A former office building was repurposed into Quinnipiac University’s North Haven Graduate Campus, which included a new home for the School of Law. The center houses diverse facilities for 500 students, from a cathedral-ceilinged law library and classrooms tailored to specific curricula, to a 180-seat two-tiered courtroom complete with judge's chambers and jury deliberation room.

QU School of Law Center: Purposefully designed for collaborative learning | QU North Haven Campus Virtual Tour

Abundant natural light combines with warm wood paneling and railings to infuse the various spaces, in particular the courtroom, with a sense of tradition and reverence for the study of law. Lighter and brighter colors for flooring, walls and furniture contrast with the wood, contributing a lively sense of welcome and energy.

In addition to a variety of study, lecture, and classroom spaces, such as a collaborative classroom with seminar tables each with dedicated large flat-screens, the building features sociable venues. A spacious sunlit lounge overlooks a nearby pond, and a landscaped rooftop terrace is the perfect place to unwind, compare notes, and enjoy the view of the leafy campus.

The three-story building also includes: 13 classrooms of various sizes and configurations; a legal clinic space featuring 40 student work stations; two mediation rooms to accommodate QU Law's extensive clinic programs; and a moot court and mock trial room.

The guest speaker at the opening ceremonies was the Hon. Guido Calabresi, who is a senior judge of the U.S. Court of Appeals for the Second Circuit and Sterling Professor Emeritus and former dean of the Yale Law School. He spoke not only about the law, but also about the law school building where students would learn and discuss it. He said, in part:

“This is magnificent … The architect has succeeded here and that is very difficult because you can provide the specifications and say that everything has to be there: the students and the faculty are all there, and the classes are there, and the clinical program is there, the library there … You can say all that, but in the end making it is like making a great music hall: the acoustics are either there or they are not. When the band starts to play you can tell. And you can tell in this building, immediately, that it works … and that is an achievement for which your architect should really, really be praised.”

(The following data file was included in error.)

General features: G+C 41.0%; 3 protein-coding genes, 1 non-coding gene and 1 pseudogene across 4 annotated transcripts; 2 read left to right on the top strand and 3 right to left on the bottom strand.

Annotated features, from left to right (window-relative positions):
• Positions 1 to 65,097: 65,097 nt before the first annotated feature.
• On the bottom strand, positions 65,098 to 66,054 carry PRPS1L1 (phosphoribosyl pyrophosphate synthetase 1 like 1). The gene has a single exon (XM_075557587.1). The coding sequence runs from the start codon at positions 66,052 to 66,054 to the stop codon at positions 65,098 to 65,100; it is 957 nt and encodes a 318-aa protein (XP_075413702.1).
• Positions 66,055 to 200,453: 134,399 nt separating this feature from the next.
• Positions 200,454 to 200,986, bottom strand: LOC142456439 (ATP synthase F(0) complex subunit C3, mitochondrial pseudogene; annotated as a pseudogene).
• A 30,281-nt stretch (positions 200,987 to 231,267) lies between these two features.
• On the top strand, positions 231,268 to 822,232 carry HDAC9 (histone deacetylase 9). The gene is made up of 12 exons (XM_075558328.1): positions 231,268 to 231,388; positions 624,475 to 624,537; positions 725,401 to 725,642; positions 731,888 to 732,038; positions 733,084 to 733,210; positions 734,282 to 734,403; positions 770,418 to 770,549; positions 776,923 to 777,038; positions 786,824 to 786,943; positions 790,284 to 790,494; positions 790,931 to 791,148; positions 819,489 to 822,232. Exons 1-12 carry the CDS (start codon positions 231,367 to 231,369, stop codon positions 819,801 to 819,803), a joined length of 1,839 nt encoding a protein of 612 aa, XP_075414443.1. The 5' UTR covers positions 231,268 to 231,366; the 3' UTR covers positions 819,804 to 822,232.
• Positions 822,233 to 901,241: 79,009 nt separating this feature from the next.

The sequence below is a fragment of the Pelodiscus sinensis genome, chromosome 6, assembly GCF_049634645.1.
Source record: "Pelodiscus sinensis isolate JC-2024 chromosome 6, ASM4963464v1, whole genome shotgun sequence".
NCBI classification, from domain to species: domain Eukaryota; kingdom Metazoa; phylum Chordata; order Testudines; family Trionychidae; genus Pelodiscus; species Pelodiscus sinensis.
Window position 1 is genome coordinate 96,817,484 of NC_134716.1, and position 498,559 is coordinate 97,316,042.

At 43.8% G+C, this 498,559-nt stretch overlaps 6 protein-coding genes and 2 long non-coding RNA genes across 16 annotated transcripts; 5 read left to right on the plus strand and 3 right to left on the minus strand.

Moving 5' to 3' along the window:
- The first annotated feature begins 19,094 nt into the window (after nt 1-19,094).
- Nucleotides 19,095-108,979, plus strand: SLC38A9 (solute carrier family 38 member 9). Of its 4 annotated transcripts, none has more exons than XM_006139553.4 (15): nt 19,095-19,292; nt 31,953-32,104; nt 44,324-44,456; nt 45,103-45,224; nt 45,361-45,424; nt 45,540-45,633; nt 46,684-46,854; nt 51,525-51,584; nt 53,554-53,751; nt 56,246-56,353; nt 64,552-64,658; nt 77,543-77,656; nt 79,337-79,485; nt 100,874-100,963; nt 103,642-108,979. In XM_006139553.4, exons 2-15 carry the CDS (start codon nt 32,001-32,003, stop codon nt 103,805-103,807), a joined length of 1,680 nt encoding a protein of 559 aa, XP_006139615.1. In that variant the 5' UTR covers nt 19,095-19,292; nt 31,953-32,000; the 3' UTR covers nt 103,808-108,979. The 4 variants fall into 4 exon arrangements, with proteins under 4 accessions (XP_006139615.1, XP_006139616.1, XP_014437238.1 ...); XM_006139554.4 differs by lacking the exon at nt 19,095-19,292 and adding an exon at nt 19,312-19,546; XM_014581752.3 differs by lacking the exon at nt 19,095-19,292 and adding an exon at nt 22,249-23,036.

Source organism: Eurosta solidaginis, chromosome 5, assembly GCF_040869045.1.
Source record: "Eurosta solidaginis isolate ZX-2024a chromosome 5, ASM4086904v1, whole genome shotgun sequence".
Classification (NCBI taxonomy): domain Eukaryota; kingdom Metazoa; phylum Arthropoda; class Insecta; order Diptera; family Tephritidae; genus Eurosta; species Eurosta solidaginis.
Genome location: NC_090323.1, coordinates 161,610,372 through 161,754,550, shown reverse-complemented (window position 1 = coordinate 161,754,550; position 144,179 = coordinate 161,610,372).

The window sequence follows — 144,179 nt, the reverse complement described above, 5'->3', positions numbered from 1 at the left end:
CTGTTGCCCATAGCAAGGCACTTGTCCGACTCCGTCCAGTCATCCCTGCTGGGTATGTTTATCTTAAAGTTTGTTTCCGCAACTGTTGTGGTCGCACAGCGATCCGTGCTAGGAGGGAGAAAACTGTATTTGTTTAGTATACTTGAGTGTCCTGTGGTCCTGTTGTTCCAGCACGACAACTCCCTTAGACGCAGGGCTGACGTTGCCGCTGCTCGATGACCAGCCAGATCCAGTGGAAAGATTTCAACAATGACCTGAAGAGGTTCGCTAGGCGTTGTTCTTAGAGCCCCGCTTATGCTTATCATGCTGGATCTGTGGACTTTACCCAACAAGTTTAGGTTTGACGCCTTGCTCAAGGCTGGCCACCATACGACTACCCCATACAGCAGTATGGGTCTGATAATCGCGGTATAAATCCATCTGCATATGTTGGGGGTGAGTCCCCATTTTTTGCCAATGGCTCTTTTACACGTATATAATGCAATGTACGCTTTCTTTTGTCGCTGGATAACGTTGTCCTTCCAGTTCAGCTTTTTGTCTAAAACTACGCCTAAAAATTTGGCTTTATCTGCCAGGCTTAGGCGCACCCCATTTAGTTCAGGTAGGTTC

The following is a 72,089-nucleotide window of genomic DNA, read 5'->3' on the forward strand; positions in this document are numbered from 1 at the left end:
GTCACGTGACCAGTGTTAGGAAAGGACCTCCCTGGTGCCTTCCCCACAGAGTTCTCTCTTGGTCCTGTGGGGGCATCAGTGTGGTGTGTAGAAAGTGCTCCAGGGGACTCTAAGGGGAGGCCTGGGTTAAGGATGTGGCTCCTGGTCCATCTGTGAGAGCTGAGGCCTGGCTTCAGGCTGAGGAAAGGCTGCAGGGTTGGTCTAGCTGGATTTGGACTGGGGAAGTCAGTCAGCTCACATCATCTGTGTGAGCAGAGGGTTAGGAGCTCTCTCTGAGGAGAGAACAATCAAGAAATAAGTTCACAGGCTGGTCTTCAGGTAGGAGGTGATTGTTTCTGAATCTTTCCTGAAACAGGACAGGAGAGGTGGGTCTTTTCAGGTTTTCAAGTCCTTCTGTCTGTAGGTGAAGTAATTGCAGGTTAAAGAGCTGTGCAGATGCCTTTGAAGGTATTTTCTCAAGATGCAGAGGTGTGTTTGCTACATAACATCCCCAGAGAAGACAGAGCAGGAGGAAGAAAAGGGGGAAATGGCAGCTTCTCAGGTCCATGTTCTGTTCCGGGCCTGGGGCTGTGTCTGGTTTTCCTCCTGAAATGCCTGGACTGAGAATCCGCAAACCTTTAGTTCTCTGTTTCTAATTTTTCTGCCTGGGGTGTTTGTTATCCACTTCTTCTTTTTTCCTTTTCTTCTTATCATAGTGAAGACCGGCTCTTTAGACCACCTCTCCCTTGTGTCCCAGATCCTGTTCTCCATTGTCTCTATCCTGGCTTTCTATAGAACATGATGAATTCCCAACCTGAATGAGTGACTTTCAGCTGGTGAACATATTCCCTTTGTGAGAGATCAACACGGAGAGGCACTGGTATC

The School of Law had previously been located on Quinnipiac’s Mount Carmel Campus in a building also designed by Centerbrook. The move to North Haven brings it together with the school’s other graduate programs on a common campus: the Frank H. Netter MD School of Medicine and graduate programs in social work as well as in the Schools of Health Sciences, Nursing, and Education.

The School of Law Center completed construction project on the North Haven campus, where Quinnipiac spent $200 million over five years to repurpose the complex originally inhabited by Blue Cross Blue Shield. FIP Construction of Farmington, Connecticut, was the contractor for the project.

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Photography © Nathaniel Riley Photography